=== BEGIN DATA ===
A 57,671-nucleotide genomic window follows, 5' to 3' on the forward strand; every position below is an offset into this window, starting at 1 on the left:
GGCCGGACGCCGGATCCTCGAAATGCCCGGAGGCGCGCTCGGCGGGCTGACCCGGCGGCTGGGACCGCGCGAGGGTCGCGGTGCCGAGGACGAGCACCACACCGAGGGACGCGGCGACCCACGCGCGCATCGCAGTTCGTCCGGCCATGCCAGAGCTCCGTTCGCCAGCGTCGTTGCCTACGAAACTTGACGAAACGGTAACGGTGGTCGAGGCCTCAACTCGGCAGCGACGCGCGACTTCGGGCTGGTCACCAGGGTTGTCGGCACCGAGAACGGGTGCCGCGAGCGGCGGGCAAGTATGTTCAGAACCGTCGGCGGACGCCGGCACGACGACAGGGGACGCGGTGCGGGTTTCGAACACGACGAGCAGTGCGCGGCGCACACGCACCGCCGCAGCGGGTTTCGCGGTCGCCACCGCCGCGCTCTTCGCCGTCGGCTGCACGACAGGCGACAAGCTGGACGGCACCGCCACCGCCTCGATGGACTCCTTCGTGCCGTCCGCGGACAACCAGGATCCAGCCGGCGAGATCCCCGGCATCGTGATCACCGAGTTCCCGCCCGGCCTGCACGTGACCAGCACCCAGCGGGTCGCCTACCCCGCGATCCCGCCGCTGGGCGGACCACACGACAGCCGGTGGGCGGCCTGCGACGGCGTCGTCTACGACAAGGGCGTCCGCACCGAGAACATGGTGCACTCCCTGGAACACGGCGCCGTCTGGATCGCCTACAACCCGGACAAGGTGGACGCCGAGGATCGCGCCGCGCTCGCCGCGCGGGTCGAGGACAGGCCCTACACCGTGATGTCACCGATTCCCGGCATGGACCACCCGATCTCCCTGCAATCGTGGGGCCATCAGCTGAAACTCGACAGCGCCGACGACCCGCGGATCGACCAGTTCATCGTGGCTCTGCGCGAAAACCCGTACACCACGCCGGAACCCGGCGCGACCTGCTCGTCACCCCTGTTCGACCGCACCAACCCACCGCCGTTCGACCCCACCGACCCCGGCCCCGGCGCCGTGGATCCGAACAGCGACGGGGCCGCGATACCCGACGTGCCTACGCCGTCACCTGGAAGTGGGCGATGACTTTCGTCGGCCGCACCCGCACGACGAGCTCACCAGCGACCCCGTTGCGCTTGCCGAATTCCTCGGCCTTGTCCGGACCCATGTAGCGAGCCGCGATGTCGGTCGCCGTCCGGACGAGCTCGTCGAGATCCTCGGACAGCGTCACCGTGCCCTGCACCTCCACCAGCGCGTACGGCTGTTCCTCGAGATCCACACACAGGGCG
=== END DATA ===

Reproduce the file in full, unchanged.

A 57,671-nucleotide genomic window follows, 5' to 3' on the forward strand; every position below is an offset into this window, starting at 1 on the left:
GGCCGGACGCCGGATCCTCGAAATGCCCGGAGGCGCGCTCGGCGGGCTGACCCGGCGGCTGGGACCGCGCGAGGGTCGCGGTGCCGAGGACGAGCACCACACCGAGGGACGCGGCGACCCACGCGCGCATCGCAGTTCGTCCGGCCATGCCAGAGCTCCGTTCGCCAGCGTCGTTGCCTACGAAACTTGACGAAACGGTAACGGTGGTCGAGGCCTCAACTCGGCAGCGACGCGCGACTTCGGGCTGGTCACCAGGGTTGTCGGCACCGAGAACGGGTGCCGCGAGCGGCGGGCAAGTATGTTCAGAACCGTCGGCGGACGCCGGCACGACGACAGGGGACGCGGTGCGGGTTTCGAACACGACGAGCAGTGCGCGGCGCACACGCACCGCCGCAGCGGGTTTCGCGGTCGCCACCGCCGCGCTCTTCGCCGTCGGCTGCACGACAGGCGACAAGCTGGACGGCACCGCCACCGCCTCGATGGACTCCTTCGTGCCGTCCGCGGACAACCAGGATCCAGCCGGCGAGATCCCCGGCATCGTGATCACCGAGTTCCCGCCCGGCCTGCACGTGACCAGCACCCAGCGGGTCGCCTACCCCGCGATCCCGCCGCTGGGCGGACCACACGACAGCCGGTGGGCGGCCTGCGACGGCGTCGTCTACGACAAGGGCGTCCGCACCGAGAACATGGTGCACTCCCTGGAACACGGCGCCGTCTGGATCGCCTACAACCCGGACAAGGTGGACGCCGAGGATCGCGCCGCGCTCGCCGCGCGGGTCGAGGACAGGCCCTACACCGTGATGTCACCGATTCCCGGCATGGACCACCCGATCTCCCTGCAATCGTGGGGCCATCAGCTGAAACTCGACAGCGCCGACGACCCGCGGATCGACCAGTTCATCGTGGCTCTGCGCGAAAACCCGTACACCACGCCGGAACCCGGCGCGACCTGCTCGTCACCCCTGTTCGACCGCACCAACCCACCGCCGTTCGACCCCACCGACCCCGGCCCCGGCGCCGTGGATCCGAACAGCGACGGGGCCGCGATACCCGACGTGCCTACGCCGTCACCTGGAAGTGGGCGATGACTTTCGTCGGCCGCACCCGCACGACGAGCTCACCAGCGACCCCGTTGCGCTTGCCGAATTCCTCGGCCTTGTCCGGACCCATGTAGCGAGCCGCGATGTCGGTCGCCGTCCGGACGAGCTCGTCGAGATCCTCGGACAGCGTCACCGTGCCCTGCACCTCCACCAGCGCGTACGGCTGTTCCTCGAGATCCACACACAGGGCG